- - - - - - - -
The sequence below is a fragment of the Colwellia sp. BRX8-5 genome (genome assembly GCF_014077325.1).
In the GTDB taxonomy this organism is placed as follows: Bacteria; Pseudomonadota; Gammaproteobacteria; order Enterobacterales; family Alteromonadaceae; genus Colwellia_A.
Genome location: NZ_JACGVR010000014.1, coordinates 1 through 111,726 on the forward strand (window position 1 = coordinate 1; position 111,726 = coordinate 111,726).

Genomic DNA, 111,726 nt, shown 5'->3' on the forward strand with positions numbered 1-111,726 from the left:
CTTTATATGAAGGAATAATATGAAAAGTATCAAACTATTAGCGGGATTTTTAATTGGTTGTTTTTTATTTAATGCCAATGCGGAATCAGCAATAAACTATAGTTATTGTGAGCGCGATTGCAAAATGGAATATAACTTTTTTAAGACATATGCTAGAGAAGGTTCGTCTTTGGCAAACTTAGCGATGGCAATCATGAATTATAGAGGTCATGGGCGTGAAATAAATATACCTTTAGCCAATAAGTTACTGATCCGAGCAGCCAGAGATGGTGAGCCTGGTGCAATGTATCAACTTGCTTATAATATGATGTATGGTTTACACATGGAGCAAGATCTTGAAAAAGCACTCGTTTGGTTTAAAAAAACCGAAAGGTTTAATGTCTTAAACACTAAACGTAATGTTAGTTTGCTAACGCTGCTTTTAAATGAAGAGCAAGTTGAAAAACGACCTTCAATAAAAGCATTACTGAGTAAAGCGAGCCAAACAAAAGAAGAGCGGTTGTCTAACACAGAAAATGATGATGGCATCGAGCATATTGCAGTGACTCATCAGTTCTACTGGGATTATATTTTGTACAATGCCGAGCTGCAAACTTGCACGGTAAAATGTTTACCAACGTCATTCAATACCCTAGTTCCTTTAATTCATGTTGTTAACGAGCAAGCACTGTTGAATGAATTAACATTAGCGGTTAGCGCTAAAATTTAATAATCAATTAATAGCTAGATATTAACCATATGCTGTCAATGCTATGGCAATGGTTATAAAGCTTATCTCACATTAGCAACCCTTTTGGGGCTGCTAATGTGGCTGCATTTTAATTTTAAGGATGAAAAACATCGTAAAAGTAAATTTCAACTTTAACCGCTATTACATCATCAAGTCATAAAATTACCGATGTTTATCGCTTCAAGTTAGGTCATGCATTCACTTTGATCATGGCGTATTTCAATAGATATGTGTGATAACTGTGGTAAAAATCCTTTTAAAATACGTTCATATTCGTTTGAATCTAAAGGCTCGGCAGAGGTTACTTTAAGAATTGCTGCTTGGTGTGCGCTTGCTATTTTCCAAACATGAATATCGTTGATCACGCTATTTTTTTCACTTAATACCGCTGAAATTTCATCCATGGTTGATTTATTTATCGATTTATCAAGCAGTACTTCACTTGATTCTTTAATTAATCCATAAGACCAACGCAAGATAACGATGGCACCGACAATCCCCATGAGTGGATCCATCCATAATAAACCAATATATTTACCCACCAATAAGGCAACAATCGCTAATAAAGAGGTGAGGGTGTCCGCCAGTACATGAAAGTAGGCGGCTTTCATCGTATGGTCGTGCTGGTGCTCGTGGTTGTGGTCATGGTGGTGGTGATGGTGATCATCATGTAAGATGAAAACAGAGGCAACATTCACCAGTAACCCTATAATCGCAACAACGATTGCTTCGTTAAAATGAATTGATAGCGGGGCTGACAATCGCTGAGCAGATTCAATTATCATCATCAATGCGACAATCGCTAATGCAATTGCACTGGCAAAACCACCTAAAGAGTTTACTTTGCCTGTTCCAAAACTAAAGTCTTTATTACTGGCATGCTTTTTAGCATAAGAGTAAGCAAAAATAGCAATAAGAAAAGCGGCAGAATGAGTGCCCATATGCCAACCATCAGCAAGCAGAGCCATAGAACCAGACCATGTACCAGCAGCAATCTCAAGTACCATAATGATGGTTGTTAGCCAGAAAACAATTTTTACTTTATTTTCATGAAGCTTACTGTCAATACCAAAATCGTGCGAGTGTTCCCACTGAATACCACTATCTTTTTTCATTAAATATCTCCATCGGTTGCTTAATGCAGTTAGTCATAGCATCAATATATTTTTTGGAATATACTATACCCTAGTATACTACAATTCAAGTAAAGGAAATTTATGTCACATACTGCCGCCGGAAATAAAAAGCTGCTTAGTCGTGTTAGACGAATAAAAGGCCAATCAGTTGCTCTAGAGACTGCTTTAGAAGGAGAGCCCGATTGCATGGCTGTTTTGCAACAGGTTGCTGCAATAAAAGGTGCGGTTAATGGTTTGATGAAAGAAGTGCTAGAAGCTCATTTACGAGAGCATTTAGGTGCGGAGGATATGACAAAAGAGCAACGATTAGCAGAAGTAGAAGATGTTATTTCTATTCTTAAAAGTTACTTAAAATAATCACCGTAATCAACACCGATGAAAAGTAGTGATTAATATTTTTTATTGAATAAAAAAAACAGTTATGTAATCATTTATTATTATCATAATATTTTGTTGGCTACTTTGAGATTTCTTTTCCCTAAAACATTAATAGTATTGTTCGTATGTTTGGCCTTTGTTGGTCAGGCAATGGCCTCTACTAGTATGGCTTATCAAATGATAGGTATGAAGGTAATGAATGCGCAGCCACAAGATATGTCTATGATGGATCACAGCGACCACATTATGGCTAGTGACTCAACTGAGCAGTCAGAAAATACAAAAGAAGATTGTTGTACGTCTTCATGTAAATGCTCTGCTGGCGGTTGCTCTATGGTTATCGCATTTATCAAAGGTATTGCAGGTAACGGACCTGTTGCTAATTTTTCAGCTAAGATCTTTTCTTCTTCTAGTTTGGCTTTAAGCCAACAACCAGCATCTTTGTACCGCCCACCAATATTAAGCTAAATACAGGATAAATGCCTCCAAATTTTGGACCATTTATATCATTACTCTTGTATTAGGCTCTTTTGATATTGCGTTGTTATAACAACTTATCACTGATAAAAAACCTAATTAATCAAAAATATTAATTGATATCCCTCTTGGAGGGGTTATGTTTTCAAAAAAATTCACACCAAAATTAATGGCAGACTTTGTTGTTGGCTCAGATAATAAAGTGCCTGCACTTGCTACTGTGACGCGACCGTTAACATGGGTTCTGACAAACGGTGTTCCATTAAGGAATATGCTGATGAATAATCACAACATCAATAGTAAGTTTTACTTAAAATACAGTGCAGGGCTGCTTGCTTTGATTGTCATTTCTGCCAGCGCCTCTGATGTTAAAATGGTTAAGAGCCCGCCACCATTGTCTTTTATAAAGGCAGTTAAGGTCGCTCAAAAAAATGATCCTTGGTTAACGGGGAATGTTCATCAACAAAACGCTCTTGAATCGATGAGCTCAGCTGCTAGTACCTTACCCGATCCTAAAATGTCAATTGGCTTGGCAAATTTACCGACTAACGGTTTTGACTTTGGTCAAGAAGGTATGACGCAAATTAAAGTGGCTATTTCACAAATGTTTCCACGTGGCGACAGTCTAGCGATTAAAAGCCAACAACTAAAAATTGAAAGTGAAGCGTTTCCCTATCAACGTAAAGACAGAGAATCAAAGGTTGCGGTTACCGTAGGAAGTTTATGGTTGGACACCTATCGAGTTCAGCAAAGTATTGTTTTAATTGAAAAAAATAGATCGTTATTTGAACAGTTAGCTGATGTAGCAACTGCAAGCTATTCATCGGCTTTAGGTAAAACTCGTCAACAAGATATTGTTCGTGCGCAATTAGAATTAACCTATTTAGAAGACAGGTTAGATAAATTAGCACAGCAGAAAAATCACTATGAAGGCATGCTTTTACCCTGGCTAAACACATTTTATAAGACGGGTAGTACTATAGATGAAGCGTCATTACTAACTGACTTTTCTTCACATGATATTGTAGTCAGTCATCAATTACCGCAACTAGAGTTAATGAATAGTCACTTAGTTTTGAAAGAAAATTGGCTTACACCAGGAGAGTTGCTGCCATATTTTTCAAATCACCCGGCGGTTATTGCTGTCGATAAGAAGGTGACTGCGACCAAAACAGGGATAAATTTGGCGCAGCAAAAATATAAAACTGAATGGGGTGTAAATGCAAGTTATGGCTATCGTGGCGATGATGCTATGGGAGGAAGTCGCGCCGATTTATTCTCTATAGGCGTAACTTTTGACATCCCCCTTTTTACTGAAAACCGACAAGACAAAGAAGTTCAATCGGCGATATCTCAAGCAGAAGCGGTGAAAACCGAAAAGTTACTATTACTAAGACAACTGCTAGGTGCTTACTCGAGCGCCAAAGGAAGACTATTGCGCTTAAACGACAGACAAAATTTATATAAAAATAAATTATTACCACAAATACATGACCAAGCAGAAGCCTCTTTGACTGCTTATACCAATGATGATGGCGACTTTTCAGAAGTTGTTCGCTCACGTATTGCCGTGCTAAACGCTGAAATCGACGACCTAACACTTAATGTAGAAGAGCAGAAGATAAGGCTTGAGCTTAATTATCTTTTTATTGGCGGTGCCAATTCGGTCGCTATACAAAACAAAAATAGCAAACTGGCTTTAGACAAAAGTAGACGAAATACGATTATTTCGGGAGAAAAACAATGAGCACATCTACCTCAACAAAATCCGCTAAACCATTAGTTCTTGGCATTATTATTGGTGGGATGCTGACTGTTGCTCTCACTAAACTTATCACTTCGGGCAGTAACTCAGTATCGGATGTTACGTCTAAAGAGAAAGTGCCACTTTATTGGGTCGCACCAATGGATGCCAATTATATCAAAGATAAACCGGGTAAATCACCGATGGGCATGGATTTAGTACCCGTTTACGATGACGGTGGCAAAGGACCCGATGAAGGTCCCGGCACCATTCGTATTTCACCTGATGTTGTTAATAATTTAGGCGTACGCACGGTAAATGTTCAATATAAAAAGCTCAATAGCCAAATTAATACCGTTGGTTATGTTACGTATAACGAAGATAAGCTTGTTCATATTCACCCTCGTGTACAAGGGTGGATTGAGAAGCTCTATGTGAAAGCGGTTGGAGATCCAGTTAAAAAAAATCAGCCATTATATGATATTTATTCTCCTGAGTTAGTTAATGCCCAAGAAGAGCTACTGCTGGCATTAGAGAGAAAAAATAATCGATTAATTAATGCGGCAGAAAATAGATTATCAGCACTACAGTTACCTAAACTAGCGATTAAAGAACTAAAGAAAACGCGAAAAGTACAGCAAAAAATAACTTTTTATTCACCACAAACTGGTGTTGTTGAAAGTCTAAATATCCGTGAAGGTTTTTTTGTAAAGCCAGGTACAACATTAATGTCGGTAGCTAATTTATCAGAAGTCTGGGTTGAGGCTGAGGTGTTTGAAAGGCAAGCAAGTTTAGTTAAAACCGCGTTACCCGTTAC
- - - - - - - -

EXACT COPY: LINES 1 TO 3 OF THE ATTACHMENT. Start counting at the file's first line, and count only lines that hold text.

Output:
The sequence below is a fragment of the Colwellia sp. BRX8-5 genome (genome assembly GCF_014077325.1).
In the GTDB taxonomy this organism is placed as follows: Bacteria; Pseudomonadota; Gammaproteobacteria; order Enterobacterales; family Alteromonadaceae; genus Colwellia_A.
Genome location: NZ_JACGVR010000014.1, coordinates 1 through 111,726 on the forward strand (window position 1 = coordinate 1; position 111,726 = coordinate 111,726).